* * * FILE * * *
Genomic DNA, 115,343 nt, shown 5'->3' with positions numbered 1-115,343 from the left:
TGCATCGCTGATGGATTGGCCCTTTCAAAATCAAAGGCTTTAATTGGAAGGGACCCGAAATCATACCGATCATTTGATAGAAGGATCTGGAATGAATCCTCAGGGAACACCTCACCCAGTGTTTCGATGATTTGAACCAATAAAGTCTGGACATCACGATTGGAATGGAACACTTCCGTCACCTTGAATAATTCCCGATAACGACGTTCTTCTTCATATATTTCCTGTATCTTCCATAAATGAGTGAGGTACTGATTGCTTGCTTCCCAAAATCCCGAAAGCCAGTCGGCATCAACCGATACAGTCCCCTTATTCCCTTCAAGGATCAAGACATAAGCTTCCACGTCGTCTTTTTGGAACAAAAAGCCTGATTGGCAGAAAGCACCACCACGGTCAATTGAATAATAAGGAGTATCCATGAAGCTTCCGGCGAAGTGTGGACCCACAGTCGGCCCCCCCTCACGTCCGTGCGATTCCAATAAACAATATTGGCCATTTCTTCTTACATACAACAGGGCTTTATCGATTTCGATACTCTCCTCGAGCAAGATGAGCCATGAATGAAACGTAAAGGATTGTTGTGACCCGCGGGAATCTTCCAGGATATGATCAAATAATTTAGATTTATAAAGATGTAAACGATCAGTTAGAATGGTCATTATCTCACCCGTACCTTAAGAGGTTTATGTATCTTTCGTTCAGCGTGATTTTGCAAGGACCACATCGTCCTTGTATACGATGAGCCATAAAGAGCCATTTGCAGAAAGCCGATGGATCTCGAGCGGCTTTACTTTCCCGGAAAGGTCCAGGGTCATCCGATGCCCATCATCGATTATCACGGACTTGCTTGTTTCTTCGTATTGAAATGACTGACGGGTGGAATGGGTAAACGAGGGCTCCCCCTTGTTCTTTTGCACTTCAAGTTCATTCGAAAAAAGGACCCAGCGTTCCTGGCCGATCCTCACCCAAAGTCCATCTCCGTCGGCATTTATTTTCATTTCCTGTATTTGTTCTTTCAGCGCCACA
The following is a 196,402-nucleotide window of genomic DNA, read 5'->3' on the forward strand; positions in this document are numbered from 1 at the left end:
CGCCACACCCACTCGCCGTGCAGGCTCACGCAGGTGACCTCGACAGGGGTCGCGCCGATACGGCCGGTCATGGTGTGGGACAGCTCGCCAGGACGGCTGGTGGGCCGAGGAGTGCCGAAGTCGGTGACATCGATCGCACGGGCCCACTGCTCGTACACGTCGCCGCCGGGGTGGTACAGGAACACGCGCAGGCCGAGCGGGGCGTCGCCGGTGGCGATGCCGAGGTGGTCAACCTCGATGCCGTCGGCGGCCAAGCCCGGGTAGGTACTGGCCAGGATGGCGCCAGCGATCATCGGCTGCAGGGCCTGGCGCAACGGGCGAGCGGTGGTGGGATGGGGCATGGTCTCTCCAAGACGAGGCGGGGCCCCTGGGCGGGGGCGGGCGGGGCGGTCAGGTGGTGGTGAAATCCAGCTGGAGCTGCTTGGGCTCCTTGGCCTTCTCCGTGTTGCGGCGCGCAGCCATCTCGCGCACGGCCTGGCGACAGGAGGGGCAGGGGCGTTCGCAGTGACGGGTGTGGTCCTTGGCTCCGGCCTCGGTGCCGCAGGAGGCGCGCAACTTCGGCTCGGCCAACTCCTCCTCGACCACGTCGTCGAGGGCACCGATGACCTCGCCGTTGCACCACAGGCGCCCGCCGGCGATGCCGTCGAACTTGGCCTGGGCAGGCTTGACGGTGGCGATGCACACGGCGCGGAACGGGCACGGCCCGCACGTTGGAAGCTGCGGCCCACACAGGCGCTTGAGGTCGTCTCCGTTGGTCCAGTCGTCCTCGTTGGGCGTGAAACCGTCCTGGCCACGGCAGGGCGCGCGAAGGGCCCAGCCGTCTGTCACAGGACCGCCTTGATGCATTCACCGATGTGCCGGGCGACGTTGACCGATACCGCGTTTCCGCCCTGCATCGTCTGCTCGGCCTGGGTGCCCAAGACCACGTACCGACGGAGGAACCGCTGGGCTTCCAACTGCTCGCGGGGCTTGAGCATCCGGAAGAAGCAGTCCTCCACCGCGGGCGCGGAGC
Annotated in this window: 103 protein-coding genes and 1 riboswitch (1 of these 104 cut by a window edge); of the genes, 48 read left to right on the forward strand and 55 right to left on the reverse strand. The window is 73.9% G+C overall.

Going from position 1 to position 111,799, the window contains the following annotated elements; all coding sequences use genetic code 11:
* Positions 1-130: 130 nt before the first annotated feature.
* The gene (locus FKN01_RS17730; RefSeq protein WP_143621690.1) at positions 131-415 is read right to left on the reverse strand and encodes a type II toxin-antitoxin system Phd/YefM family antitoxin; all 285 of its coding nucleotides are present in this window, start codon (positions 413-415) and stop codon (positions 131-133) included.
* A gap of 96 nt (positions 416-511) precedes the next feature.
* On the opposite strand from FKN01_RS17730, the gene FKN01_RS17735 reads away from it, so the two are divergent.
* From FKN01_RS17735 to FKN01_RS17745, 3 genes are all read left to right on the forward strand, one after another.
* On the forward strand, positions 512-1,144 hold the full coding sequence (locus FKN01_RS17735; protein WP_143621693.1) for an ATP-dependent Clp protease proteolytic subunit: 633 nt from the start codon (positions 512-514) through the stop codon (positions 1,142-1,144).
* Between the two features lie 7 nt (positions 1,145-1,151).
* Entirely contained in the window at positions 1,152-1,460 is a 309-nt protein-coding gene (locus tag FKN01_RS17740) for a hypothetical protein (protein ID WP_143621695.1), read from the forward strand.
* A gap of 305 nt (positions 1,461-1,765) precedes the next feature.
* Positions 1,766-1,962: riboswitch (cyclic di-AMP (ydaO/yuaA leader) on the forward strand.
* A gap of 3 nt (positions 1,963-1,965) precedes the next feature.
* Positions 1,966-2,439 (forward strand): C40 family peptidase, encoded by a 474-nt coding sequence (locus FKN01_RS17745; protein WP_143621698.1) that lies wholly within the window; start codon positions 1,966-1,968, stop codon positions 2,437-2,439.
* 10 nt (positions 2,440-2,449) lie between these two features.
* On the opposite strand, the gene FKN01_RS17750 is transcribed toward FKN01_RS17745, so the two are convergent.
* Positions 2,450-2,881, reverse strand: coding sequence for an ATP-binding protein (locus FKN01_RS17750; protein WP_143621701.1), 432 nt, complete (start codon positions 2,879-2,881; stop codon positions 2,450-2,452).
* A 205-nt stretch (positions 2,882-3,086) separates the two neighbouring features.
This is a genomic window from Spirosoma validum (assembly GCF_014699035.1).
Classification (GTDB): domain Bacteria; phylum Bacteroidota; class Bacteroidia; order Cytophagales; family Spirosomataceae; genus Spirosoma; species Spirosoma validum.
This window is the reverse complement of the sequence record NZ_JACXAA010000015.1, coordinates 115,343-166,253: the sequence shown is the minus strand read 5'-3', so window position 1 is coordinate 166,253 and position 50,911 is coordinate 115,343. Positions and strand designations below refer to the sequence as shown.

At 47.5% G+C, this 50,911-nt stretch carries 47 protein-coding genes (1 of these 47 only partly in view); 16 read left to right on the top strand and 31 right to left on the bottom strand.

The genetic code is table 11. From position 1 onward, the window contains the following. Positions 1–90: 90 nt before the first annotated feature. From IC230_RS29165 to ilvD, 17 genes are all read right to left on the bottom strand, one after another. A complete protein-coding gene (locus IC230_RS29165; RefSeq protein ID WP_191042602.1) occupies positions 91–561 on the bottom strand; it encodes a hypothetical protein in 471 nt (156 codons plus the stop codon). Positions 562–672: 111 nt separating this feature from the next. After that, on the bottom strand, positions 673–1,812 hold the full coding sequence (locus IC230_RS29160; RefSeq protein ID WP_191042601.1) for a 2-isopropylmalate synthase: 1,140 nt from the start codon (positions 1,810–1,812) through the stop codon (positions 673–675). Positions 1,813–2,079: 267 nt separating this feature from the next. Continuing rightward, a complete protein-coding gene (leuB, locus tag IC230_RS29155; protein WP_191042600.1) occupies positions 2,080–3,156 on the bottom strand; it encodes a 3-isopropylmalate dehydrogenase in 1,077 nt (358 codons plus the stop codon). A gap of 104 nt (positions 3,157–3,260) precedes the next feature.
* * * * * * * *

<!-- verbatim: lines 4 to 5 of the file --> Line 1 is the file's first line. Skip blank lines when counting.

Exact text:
CGCCACACCCACTCGCCGTGCAGGCTCACGCAGGTGACCTCGACAGGGGTCGCGCCGATACGGCCGGTCATGGTGTGGGACAGCTCGCCAGGACGGCTGGTGGGCCGAGGAGTGCCGAAGTCGGTGACATCGATCGCACGGGCCCACTGCTCGTACACGTCGCCGCCGGGGTGGTACAGGAACACGCGCAGGCCGAGCGGGGCGTCGCCGGTGGCGATGCCGAGGTGGTCAACCTCGATGCCGTCGGCGGCCAAGCCCGGGTAGGTACTGGCCAGGATGGCGCCAGCGATCATCGGCTGCAGGGCCTGGCGCAACGGGCGAGCGGTGGTGGGATGGGGCATGGTCTCTCCAAGACGAGGCGGGGCCCCTGGGCGGGGGCGGGCGGGGCGGTCAGGTGGTGGTGAAATCCAGCTGGAGCTGCTTGGGCTCCTTGGCCTTCTCCGTGTTGCGGCGCGCAGCCATCTCGCGCACGGCCTGGCGACAGGAGGGGCAGGGGCGTTCGCAGTGACGGGTGTGGTCCTTGGCTCCGGCCTCGGTGCCGCAGGAGGCGCGCAACTTCGGCTCGGCCAACTCCTCCTCGACCACGTCGTCGAGGGCACCGATGACCTCGCCGTTGCACCACAGGCGCCCGCCGGCGATGCCGTCGAACTTGGCCTGGGCAGGCTTGACGGTGGCGATGCACACGGCGCGGAACGGGCACGGCCCGCACGTTGGAAGCTGCGGCCCACACAGGCGCTTGAGGTCGTCTCCGTTGGTCCAGTCGTCCTCGTTGGGCGTGAAACCGTCCTGGCCACGGCAGGGCGCGCGAAGGGCCCAGCCGTCTGTCACAGGACCGCCTTGATGCATTCACCGATGTGCCGGGCGACGTTGACCGATACCGCGTTTCCGCCCTGCATCGTCTGCTCGGCCTGGGTGCCCAAGACCACGTACCGACGGAGGAACCGCTGGGCTTCCAACTGCTCGCGGGGCTTGAGCATCCGGAAGAAGCAGTCCTCCACCGCGGGCGCGGAGC
Annotated in this window: 103 protein-coding genes and 1 riboswitch (1 of these 104 cut by a window edge); of the genes, 48 read left to right on the forward strand and 55 right to left on the reverse strand. The window is 73.9% G+C overall.